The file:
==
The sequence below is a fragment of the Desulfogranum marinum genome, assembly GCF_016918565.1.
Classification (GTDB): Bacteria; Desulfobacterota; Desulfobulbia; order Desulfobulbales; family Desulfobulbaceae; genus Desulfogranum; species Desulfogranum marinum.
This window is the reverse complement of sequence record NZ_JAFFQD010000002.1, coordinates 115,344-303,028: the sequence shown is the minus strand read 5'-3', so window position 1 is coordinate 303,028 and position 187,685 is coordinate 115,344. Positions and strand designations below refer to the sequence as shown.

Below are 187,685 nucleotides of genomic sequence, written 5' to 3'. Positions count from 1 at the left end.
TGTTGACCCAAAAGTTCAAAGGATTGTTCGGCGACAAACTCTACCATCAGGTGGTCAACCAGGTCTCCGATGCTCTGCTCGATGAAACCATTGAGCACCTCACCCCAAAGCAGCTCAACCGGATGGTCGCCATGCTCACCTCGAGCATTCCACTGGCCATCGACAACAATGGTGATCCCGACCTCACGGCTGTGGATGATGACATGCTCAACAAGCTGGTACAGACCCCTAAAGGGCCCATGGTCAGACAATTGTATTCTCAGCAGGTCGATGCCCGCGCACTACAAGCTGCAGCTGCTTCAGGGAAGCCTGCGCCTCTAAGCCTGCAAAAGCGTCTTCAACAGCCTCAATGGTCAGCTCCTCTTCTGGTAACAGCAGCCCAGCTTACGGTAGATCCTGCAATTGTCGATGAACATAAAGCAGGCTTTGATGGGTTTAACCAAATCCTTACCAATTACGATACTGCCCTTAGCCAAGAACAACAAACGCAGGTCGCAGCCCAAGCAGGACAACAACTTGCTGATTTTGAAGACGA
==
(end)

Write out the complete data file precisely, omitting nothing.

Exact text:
The sequence below is a fragment of the Desulfogranum marinum genome, assembly GCF_016918565.1.
Classification (GTDB): Bacteria; Desulfobacterota; Desulfobulbia; order Desulfobulbales; family Desulfobulbaceae; genus Desulfogranum; species Desulfogranum marinum.
This window is the reverse complement of sequence record NZ_JAFFQD010000002.1, coordinates 115,344-303,028: the sequence shown is the minus strand read 5'-3', so window position 1 is coordinate 303,028 and position 187,685 is coordinate 115,344. Positions and strand designations below refer to the sequence as shown.

Below are 187,685 nucleotides of genomic sequence, written 5' to 3'. Positions count from 1 at the left end.
TGTTGACCCAAAAGTTCAAAGGATTGTTCGGCGACAAACTCTACCATCAGGTGGTCAACCAGGTCTCCGATGCTCTGCTCGATGAAACCATTGAGCACCTCACCCCAAAGCAGCTCAACCGGATGGTCGCCATGCTCACCTCGAGCATTCCACTGGCCATCGACAACAATGGTGATCCCGACCTCACGGCTGTGGATGATGACATGCTCAACAAGCTGGTACAGACCCCTAAAGGGCCCATGGTCAGACAATTGTATTCTCAGCAGGTCGATGCCCGCGCACTACAAGCTGCAGCTGCTTCAGGGAAGCCTGCGCCTCTAAGCCTGCAAAAGCGTCTTCAACAGCCTCAATGGTCAGCTCCTCTTCTGGTAACAGCAGCCCAGCTTACGGTAGATCCTGCAATTGTCGATGAACATAAAGCAGGCTTTGATGGGTTTAACCAAATCCTTACCAATTACGATACTGCCCTTAGCCAAGAACAACAAACGCAGGTCGCAGCCCAAGCAGGACAACAACTTGCTGATTTTGAAGACGA